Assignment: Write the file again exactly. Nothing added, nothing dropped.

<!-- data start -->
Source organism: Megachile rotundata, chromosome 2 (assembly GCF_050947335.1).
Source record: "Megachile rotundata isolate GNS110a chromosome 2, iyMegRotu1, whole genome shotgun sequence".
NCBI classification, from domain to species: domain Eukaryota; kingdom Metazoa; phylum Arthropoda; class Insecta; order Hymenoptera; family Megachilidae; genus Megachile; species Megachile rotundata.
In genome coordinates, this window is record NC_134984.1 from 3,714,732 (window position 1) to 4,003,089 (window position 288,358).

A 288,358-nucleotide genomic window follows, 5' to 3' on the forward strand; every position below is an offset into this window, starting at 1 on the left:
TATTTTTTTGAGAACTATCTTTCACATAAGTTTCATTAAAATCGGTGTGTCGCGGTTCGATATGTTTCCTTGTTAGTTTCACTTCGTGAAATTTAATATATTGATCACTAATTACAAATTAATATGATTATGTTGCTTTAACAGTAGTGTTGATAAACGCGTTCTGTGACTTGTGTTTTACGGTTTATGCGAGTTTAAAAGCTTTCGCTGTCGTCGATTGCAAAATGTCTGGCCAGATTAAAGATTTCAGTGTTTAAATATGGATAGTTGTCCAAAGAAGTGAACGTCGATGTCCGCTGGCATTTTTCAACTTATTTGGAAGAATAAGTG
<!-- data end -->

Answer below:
Source organism: Megachile rotundata, chromosome 2 (assembly GCF_050947335.1).
Source record: "Megachile rotundata isolate GNS110a chromosome 2, iyMegRotu1, whole genome shotgun sequence".
NCBI classification, from domain to species: domain Eukaryota; kingdom Metazoa; phylum Arthropoda; class Insecta; order Hymenoptera; family Megachilidae; genus Megachile; species Megachile rotundata.
In genome coordinates, this window is record NC_134984.1 from 3,714,732 (window position 1) to 4,003,089 (window position 288,358).

A 288,358-nucleotide genomic window follows, 5' to 3' on the forward strand; every position below is an offset into this window, starting at 1 on the left:
TATTTTTTTGAGAACTATCTTTCACATAAGTTTCATTAAAATCGGTGTGTCGCGGTTCGATATGTTTCCTTGTTAGTTTCACTTCGTGAAATTTAATATATTGATCACTAATTACAAATTAATATGATTATGTTGCTTTAACAGTAGTGTTGATAAACGCGTTCTGTGACTTGTGTTTTACGGTTTATGCGAGTTTAAAAGCTTTCGCTGTCGTCGATTGCAAAATGTCTGGCCAGATTAAAGATTTCAGTGTTTAAATATGGATAGTTGTCCAAAGAAGTGAACGTCGATGTCCGCTGGCATTTTTCAACTTATTTGGAAGAATAAGTG